Week 2 | Review of Understanding BGP Misconfiguration by Ratul Mahajan, David Wetherall, and Tom Anderson
Any system intended for good use can cause disruption when misconfigured or not used properly and with care. The Border Gateway Protocol (BGP) is no exception. The paper Understanding BGP Misconfiguration looks at misconfiguration errors with BGP and aims to determine how frequent they happen, what the usual causes are, how big their impact is, and how could they be lessened.
The paper’s quantitative nature (it claims to be the first quantitative study on BGP misconfigurations) is evident through the paper with the inclusion of tables and graphs which made analysis and comparison with the numbers easier. Misconfigurations are often times not reported (and even not detected as they don’t always result to connectivity issues) except for a few that landed in news articles due to the widespread outage and/or network disruption they have caused. With this challenge, the paper have thoroughly documented the methodology and data used. Historical data on a 3-week period from 23 different vantage points were used to observe traffic and determine abnormalities. They have contacted the ISPs involved to verify if the abnormality was in fact a misconfiguration. Due to the staleness of the data, 30% of the emails bounced or got accepted by the wrong person (no longer connected to the company or not connected at all). Nevertheless, for the responses, the paper have reported that even with limited data, the answers of the limited correspondents still converged to the same things.
The paper looks at BGP misconfiguration problems and mainly classified them into 2 (import and export) and further subdivided them into 2: slips and mistakes. Slips were defined to be an error in execution of a correct plan while mistakes, on the other hand, are errors that have originated early in the planning and even if the plan was executed correctly, errors would still exists.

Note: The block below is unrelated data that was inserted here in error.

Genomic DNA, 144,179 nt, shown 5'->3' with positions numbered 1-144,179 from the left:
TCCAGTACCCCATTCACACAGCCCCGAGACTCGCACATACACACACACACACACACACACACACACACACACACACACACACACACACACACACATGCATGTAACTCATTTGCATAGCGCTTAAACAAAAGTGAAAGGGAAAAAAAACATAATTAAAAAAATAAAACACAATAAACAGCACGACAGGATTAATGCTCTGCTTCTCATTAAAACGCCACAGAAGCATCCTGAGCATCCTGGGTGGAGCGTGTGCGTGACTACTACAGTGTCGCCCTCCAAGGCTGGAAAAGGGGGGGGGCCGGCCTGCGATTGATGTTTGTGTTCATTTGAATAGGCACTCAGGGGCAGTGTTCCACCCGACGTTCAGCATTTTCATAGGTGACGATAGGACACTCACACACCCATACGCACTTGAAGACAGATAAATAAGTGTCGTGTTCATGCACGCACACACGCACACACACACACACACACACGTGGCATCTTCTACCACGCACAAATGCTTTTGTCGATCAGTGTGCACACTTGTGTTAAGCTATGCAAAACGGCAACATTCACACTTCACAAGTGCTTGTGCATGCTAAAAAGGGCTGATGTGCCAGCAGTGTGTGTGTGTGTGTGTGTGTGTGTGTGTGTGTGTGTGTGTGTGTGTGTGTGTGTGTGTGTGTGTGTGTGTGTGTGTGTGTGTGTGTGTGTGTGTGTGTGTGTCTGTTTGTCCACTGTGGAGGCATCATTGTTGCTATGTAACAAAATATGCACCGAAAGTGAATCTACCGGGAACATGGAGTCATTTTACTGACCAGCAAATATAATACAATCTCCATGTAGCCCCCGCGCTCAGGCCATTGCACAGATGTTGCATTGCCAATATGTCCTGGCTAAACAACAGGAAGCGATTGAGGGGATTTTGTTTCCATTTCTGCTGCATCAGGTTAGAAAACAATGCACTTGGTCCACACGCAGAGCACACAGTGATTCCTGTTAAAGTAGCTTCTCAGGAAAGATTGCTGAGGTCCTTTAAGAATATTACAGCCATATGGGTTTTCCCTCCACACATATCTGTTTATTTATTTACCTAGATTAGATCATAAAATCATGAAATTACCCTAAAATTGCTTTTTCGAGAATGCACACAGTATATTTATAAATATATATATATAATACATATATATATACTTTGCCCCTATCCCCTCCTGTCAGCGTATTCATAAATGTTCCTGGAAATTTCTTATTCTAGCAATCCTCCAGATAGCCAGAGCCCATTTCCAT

For most of the instances, it was human error that caused a huge chunk of misconfigurations. TO address these, several solutions were proposed to aid the human operator in making less mistakes. This included the proposition of a more friendly interface, the ability to set up configurations automatically, an easier way to detect if configuration errors have gone wrong, etc.
Aggressive error reporting and detection was also one of the proposed solutions. As what the paper has always reiterated, most errors are left undetected (since they just fail silently or erroneous packets are just dropped) unless a connectivity error arises or network administrators turn off filters in special scenarios.
Overall, the paper provided a comprehensive view of BGP misconfigurations, its types and classifications, usual causes, and possible preventive solutions. There was a part in the paper though that I felt loss in differentiating exports and import misconfigurations (maybe that was just me though). Maybe a thorough introduction and explanation on imports and exports and a concrete example of these types of misconfigurations before diving in the actual numbers and comparison would be more helpful. The succeeding examples, tables, graphs, and actual measurements were very helpful in analyzing how the different errors compare and how one is more frequent or more disruptive than another. The paper has also described very well the methodology used and how results were obtained, as well as its scope and limitations.